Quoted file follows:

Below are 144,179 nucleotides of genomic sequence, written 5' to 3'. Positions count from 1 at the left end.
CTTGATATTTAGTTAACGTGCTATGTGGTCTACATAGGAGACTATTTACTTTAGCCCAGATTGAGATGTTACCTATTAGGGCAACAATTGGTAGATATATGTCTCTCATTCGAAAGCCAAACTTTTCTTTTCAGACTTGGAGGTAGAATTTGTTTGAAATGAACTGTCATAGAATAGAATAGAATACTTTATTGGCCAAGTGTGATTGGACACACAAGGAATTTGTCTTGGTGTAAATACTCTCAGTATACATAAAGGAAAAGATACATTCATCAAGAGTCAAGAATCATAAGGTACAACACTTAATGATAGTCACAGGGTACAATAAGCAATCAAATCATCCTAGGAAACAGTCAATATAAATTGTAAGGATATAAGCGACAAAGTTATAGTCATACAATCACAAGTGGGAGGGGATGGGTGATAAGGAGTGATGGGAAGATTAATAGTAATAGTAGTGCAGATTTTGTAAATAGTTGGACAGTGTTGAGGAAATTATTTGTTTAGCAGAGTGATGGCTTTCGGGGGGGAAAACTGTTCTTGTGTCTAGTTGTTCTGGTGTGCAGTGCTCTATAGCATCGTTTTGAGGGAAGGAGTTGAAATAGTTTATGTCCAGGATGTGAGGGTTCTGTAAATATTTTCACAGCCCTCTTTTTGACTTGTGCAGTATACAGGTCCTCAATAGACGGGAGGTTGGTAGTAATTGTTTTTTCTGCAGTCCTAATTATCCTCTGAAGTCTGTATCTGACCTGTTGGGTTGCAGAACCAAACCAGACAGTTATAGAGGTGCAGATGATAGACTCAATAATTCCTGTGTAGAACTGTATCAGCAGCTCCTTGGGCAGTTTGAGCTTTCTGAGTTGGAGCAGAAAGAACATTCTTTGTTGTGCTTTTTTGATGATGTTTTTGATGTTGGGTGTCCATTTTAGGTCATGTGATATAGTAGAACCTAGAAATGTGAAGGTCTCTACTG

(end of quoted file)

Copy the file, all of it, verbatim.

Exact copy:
Below are 144,179 nucleotides of genomic sequence, written 5' to 3'. Positions count from 1 at the left end.
CTTGATATTTAGTTAACGTGCTATGTGGTCTACATAGGAGACTATTTACTTTAGCCCAGATTGAGATGTTACCTATTAGGGCAACAATTGGTAGATATATGTCTCTCATTCGAAAGCCAAACTTTTCTTTTCAGACTTGGAGGTAGAATTTGTTTGAAATGAACTGTCATAGAATAGAATAGAATACTTTATTGGCCAAGTGTGATTGGACACACAAGGAATTTGTCTTGGTGTAAATACTCTCAGTATACATAAAGGAAAAGATACATTCATCAAGAGTCAAGAATCATAAGGTACAACACTTAATGATAGTCACAGGGTACAATAAGCAATCAAATCATCCTAGGAAACAGTCAATATAAATTGTAAGGATATAAGCGACAAAGTTATAGTCATACAATCACAAGTGGGAGGGGATGGGTGATAAGGAGTGATGGGAAGATTAATAGTAATAGTAGTGCAGATTTTGTAAATAGTTGGACAGTGTTGAGGAAATTATTTGTTTAGCAGAGTGATGGCTTTCGGGGGGGAAAACTGTTCTTGTGTCTAGTTGTTCTGGTGTGCAGTGCTCTATAGCATCGTTTTGAGGGAAGGAGTTGAAATAGTTTATGTCCAGGATGTGAGGGTTCTGTAAATATTTTCACAGCCCTCTTTTTGACTTGTGCAGTATACAGGTCCTCAATAGACGGGAGGTTGGTAGTAATTGTTTTTTCTGCAGTCCTAATTATCCTCTGAAGTCTGTATCTGACCTGTTGGGTTGCAGAACCAAACCAGACAGTTATAGAGGTGCAGATGATAGACTCAATAATTCCTGTGTAGAACTGTATCAGCAGCTCCTTGGGCAGTTTGAGCTTTCTGAGTTGGAGCAGAAAGAACATTCTTTGTTGTGCTTTTTTGATGATGTTTTTGATGTTGGGTGTCCATTTTAGGTCATGTGATATAGTAGAACCTAGAAATGTGAAGGTCTCTACTG